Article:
Monday, June 22, 2015

Governor's Island Birds

On Friday, I ended my last day of school at noon. I then ate lunch and went to meet my friend, Ryan at the ferry terminal. We were going to look for birds that can be found at Governor's Island, but not in Manhattan. When we got there, we ran into another birder on the island. He told us of a Yellow-Crowned Night Heron nest on the island and offered to show it to us. At the same time, we started seeing Fish Crows, a species we may have seen up to 30 of today. When we got to the nest, we saw two adult herons and got amazing looks at them. We then went to search for a Killdeer he saw earlier at a place he called the nesting field, because of the Herring and Great Black-Backed Gulls that nest there. As we headed to the spot, we spotted a Common Tern, Peregrine Falcon, a pair of American Black Ducks fly by, and a Red-Winged Blackbird attacking a Fish Crow. When we got there, it took a bit of scanning, but eventually we found the Killdeer very camouflaged. After that, we went to the Yankee Pier tern colony to check out the nesting Common Terns. We were able to see 15-20 birds from our viewing platform, as well as the American Black Ducks, which flew down to the water. 22 species and 3 new year birds bring my total to 137 species seen this year. Which means I have officially beaten last years total of 135!

My new aditions:

135. Yellow-Crowned Night Heron
136. Common Tern
137. Killdeer

Species seen/heard:

American Black Duck
Double-Crested Cormorant
Peregrine Falcon
Herring Gull
Great Black-Backed Gull
Common Tern
Rock Pigeon
Mourning Dove
Northern Flicker (heard)
Chimney Swift
Barn Swallow (many)
Cedar Waxwing (heard)
European Starling
Fish Crow
American Robin
Song Sparrow (heard)
Common Grackle
Red-Winged Blackbird
House Sparrow

Thursday, June 18, 2015

Ravin' for Ravens!

Hi everyone! Sorry for the lack of posts. There just aren't many birds of interest around during the summer doldrums (early June-late July). One of these few birds is the Common Raven. This large corvid has only recently began to (re)colonize the city. Earlier this month, a pair was confirmed to have fledged 3 young in the Chelsea neighborliness of Manhattan. But there haven't been any sightings within the last few days. I went there yesterday to try and find the ravens. I went to a spot my friend told me about, which is at 23rd street and 9th avenue. I alternated, spending time at the spot and wandering nearby. After a while, I grew anxious. Then, as I was wandering nearby, I saw a corvid fly across 24th street. I rushed to 23rd after not seeing the bird on the building at 24th. I knew the bird couldn't have flown away that quickly, so it must have been out of view on the building. After several minutes of waiting, I saw two birds flying just above the building. One bird was a crow, but the other was much bigger. A raven! The crow was trying to chase the raven away, trying to get it out of the neighborhood. I heard the raven call once, soon after which the crow chased the raven out of sight, perched on the building and then flew away. Common Raven boosts my year list to 134.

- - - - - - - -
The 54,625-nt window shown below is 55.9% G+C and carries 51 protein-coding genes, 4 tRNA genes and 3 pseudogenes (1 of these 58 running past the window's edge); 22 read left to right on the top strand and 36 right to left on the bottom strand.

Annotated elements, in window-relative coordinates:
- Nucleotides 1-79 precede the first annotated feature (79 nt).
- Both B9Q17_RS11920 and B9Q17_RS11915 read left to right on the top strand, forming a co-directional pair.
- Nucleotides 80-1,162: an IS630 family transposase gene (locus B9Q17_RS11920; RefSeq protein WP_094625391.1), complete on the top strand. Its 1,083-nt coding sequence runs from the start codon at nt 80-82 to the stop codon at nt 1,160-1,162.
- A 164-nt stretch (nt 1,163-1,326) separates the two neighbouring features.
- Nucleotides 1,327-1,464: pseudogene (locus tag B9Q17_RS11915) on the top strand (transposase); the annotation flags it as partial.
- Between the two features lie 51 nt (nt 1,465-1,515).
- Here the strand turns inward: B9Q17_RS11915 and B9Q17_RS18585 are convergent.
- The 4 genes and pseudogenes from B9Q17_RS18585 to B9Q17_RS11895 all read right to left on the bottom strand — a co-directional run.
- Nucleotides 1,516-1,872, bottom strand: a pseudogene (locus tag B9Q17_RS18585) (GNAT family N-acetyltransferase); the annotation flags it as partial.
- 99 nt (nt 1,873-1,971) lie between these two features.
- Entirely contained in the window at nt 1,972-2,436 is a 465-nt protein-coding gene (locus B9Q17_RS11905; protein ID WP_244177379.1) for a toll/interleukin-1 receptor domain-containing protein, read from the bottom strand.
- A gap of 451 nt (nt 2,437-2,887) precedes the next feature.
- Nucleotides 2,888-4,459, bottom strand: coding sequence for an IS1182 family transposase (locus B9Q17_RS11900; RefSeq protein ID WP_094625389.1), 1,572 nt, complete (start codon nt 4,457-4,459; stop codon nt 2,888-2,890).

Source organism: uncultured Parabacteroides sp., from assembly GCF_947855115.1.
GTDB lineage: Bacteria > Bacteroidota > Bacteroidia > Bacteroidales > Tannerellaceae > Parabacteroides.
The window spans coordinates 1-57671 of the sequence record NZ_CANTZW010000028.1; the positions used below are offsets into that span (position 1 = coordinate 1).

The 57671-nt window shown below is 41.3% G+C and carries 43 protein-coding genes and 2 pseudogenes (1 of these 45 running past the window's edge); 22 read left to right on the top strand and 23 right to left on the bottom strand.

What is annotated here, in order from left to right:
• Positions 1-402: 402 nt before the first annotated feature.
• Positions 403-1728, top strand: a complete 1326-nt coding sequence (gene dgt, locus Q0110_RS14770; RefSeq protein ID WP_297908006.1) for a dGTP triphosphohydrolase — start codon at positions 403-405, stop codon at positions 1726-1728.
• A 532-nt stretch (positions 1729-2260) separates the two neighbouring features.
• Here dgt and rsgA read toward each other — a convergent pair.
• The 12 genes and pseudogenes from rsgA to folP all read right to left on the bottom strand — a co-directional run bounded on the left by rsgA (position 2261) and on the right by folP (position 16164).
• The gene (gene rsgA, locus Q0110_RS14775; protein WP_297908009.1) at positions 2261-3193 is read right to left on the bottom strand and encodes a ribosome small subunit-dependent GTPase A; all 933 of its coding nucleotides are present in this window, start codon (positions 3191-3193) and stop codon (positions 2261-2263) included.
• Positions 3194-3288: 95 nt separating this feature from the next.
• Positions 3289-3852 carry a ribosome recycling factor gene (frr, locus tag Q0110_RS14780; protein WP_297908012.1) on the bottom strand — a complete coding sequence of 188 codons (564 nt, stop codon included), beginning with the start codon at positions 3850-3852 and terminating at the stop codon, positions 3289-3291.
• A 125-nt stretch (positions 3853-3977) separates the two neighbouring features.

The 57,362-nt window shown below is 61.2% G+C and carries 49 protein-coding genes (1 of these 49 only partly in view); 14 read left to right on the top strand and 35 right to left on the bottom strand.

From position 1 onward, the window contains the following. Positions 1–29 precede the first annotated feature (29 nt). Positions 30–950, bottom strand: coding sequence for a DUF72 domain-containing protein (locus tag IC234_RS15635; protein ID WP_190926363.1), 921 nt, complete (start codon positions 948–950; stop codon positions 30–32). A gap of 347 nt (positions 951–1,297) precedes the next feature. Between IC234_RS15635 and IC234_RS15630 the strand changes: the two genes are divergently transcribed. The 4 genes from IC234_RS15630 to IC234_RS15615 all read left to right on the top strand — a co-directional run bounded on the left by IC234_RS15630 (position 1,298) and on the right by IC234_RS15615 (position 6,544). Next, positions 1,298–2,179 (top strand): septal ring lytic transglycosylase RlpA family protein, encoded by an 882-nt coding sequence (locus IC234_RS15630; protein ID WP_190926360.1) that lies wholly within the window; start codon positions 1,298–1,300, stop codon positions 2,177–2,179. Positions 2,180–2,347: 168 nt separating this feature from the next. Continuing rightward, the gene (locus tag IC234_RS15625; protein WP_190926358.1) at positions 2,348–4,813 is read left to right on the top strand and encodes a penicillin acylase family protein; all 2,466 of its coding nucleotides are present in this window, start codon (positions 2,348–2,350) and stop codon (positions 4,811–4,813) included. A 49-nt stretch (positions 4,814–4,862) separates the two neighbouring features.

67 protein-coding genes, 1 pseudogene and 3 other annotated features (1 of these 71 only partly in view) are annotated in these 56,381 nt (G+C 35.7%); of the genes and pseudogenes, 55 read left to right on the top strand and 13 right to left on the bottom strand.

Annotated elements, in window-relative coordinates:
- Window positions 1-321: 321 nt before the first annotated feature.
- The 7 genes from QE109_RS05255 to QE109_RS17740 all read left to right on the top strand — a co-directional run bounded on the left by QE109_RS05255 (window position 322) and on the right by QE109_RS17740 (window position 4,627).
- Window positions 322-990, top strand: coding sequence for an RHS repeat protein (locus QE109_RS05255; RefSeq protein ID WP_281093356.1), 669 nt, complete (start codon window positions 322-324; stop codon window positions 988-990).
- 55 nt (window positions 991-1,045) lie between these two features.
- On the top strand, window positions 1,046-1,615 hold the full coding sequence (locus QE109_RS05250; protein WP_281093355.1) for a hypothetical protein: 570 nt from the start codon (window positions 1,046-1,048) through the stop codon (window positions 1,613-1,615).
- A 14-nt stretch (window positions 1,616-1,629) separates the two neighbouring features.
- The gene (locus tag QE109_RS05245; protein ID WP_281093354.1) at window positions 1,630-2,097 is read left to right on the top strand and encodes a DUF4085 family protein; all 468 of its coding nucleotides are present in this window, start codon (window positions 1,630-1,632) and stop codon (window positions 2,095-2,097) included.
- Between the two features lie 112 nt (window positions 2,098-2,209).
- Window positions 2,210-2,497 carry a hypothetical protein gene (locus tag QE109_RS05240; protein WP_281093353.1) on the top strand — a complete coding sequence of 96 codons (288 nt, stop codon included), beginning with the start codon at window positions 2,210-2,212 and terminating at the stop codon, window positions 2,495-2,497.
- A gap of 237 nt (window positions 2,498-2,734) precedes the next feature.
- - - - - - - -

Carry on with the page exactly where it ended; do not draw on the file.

Sunday, June 7, 2015

June Target List

In May I added 40 new species to my year list, bringing my total to 133 species. I saw 98 species in that month. I only need 2 birds to break my record of 135. And there is still nearly 7 months left. Maybe my new goal should be 150? I've been ahead of last year the whole year (except for Jan. 1 and neck and neck a brief period in April), so why not? Anyway, here is my target list for June. Nearly all of the possibilities have come through, so there's hardly anything to chase.

Yellow-Billed Cuckoo (first half migrants?)
Black-Billed Cuckoo (first half migrants?)
Laughing Gull (in the river)
Common Tern (in the bay)
Willow/Alder Flycatcher (first half migrants?)

Any coastal birds that somehow made it inland

Thursday, June 4, 2015

2015 Spring Migration has Ended

On Sunday in Central Park, nearly all of the migrants had left the area. The only warblers to be found were a few Blackpoll Warblers and American Redstarts. The most (and only) numerous migrants were the Cedar Waxwings, which also nest in the park. Speaking of which, I saw quite a few nesting birds on the walk that day. In one Willow Tree at Turtle Pond, there were the nests of Common Grackle (2), Eastern Kingbird, Baltimore Oriole, and a very hidden Orchard Oriole nest (I saw no Orchard Orioles). A few potential nesters were around, such as Great Crested Flycatchers. We saw 2 together by The Gill, and they followed us to the rock behind the Summer House. Meanwhile, the Warbling Vireo pair at Maintenance Meadow is tending to the nest a lot, swapping places sometimes, which means they probably have eggs. I think this day officially marks the end of migration season and the begining of nesting season. As for the warblers, I'll see many again this August. Still, today was productive for the year, as Great Crested Flycatcher was a new addition which I had missed at least once this year. The last time I saw one of these birds in the city was of a family in the Bronx in July 2012, although I did see one at camp last summer trying to blend in with Eastern Kingbirds. Good Birding!